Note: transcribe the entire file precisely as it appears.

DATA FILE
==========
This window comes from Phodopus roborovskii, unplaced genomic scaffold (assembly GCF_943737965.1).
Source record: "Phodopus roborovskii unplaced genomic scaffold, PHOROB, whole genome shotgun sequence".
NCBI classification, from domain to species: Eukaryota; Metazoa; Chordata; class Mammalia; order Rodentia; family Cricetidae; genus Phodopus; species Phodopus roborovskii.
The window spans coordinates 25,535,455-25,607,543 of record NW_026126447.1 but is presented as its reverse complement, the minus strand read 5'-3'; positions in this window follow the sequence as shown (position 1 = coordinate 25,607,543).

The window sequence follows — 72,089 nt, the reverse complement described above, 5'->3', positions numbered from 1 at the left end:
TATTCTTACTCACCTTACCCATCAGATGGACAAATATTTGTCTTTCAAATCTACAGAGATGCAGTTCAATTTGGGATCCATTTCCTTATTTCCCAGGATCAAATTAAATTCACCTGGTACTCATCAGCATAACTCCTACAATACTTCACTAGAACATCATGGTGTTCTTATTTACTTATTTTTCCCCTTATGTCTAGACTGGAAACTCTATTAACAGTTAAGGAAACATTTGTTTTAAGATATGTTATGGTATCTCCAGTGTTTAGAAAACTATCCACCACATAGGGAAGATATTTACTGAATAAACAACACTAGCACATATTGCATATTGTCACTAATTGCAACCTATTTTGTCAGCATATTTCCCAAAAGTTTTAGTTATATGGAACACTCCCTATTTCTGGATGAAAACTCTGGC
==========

This window comes from Phodopus roborovskii, unplaced genomic scaffold (assembly GCF_943737965.1).
Source record: "Phodopus roborovskii unplaced genomic scaffold, PHOROB, whole genome shotgun sequence".
NCBI classification, from domain to species: Eukaryota; Metazoa; Chordata; class Mammalia; order Rodentia; family Cricetidae; genus Phodopus; species Phodopus roborovskii.
The window spans coordinates 25,535,455-25,607,543 of record NW_026126447.1 but is presented as its reverse complement, the minus strand read 5'-3'; positions in this window follow the sequence as shown (position 1 = coordinate 25,607,543).

The window sequence follows — 72,089 nt, the reverse complement described above, 5'->3', positions numbered from 1 at the left end:
TATTCTTACTCACCTTACCCATCAGATGGACAAATATTTGTCTTTCAAATCTACAGAGATGCAGTTCAATTTGGGATCCATTTCCTTATTTCCCAGGATCAAATTAAATTCACCTGGTACTCATCAGCATAACTCCTACAATACTTCACTAGAACATCATGGTGTTCTTATTTACTTATTTTTCCCCTTATGTCTAGACTGGAAACTCTATTAACAGTTAAGGAAACATTTGTTTTAAGATATGTTATGGTATCTCCAGTGTTTAGAAAACTATCCACCACATAGGGAAGATATTTACTGAATAAACAACACTAGCACATATTGCATATTGTCACTAATTGCAACCTATTTTGTCAGCATATTTCCCAAAAGTTTTAGTTATATGGAACACTCCCTATTTCTGGATGAAAACTCTGGC